A tall tale about a Big Lie Contest at which a tale about a giant catfish becomes true and swallows its teller.
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Kindergarten-Grade 4-- An original tall tale with real down-home flavor. When the Big Lie Competition is held in the town of Archie's Bottom , the River Rat Gang knows it can depend on Hank Blizzard to come up with a prize-winning whopper despite stiff competition from the Road Dog Gang. The teams are judged to be just about even when Hank spouts out a tale about a catfish so big and ornery that it can swallow fishermen whole, and Hank finds it necessary to dare rival Tex to meet down by the river for a personal peek at the monster. The next day, Hank announces that the huge fish has swallowed both Tex and another victim. Just as he is on his knees praying for forgiveness, both missing boys appear on the horizon none the worse for wear. The townspeople are not amused. When a sole witness sees Hank being swallowed whole by a giant catfish, no one believes his story. To this very day people are waiting for Hank to reappear. The lively watercolors catch the Mark Twain-type personalities of the characters. The Native Americans, however, are stereotypical down to the feather in the headband, and the illustrations of the fluffy dog have a great deal more appeal than the hound dog described in the text. Nonetheless, this is an enjoyable read and a great choice for storytelling. --Phyllis G. Sidorsky, National Cathedral School, Washington, DC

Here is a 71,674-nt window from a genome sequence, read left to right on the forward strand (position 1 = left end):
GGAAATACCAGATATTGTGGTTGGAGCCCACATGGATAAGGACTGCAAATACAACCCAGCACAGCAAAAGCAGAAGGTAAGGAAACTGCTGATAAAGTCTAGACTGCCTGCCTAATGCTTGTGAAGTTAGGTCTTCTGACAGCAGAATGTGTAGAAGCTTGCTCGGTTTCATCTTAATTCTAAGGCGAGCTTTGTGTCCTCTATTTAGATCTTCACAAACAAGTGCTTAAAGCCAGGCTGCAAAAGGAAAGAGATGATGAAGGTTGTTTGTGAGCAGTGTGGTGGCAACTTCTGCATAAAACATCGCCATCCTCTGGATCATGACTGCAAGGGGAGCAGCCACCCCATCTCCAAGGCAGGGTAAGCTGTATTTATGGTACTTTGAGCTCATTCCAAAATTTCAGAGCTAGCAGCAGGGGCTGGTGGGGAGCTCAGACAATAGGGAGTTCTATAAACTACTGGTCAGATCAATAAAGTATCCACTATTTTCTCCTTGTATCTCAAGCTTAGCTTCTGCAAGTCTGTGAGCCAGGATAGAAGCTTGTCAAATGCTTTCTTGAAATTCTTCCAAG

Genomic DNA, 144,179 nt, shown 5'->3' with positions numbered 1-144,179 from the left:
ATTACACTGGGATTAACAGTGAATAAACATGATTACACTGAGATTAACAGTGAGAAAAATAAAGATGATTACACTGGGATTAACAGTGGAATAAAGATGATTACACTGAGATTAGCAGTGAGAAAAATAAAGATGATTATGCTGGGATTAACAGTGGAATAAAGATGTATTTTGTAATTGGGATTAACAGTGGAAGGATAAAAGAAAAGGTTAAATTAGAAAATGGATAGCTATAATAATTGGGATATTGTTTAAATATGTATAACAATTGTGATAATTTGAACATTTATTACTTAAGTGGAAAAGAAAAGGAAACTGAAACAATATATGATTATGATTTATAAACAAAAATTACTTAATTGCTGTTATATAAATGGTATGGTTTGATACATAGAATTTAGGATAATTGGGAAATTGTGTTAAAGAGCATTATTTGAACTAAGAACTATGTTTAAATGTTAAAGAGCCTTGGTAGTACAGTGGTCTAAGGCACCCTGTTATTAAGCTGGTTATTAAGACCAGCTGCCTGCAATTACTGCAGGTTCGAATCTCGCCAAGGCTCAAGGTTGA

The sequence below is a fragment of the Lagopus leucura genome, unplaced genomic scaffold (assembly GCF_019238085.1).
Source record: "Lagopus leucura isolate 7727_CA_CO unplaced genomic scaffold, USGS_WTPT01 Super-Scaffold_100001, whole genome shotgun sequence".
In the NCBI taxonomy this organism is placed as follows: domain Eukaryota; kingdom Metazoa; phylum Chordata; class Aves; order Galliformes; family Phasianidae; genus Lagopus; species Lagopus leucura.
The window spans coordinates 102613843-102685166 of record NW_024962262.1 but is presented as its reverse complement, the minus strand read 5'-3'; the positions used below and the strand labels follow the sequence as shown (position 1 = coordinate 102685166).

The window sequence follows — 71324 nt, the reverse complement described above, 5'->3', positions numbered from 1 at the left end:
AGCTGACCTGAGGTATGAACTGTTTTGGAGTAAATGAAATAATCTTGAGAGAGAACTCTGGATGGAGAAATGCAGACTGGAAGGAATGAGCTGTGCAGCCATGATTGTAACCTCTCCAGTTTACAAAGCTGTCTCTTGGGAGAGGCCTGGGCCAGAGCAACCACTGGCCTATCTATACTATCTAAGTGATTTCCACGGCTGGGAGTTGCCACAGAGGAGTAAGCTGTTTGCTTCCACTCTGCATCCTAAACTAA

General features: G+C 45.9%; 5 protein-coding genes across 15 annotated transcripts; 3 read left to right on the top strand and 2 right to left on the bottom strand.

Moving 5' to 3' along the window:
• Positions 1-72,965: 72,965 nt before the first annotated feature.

Copyright 1992 Reed Business Information, Inc.
It looks like the Road Dog Gang is going to win the Big Three Day Lie-Off at Gunther's General Store until Hank Blizzard, the River Rat Gang's champion liar, turns it around with an account of a man-eating catfish (``big as three grizzly bears, with an appetite to match'') that can come right out of the river. Called on that one, Hank astounds the assembly with an actual walking catfish--``only a baby,'' he claims. Next day, he temporarily convinces the whole town that the fish has eaten a boy. ``I'll out-lie old Lucifer himself,'' boasts Hank, whereupon a huge catfish rears out of the river and gulps him down--or so young narrator Lee Roy Jones claims. Entwisle sets this obviously true tale in a sun-drenched Depression-era small town, capturing a remarkable range of comically melodramatic expressions on the ragged cast--even the catfish have distinct personalities. His splashy, accomplished watercolors reflect a hot summer day's quiet serenity between bursts of energy in the climactic scenes. A well-done tall tale. (Picture book. 7-10) -- Copyright ©1992, Kirkus Associates, LP. All rights reserved.
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Book Description Simon & Schuster Children's Publishing, 1992. Hardcover. Book Condition: New. Bookseller Inventory # DADAX0027263606
Book Description Simon & Schuster Children's Publishing, 1992. Hardcover. Book Condition: New. book. Bookseller Inventory # 0027263606
Book Description Simon & Schuster Children's Publishing. Hardcover. Book Condition: New. 0027263606 New Condition. Bookseller Inventory # NEW6.1013269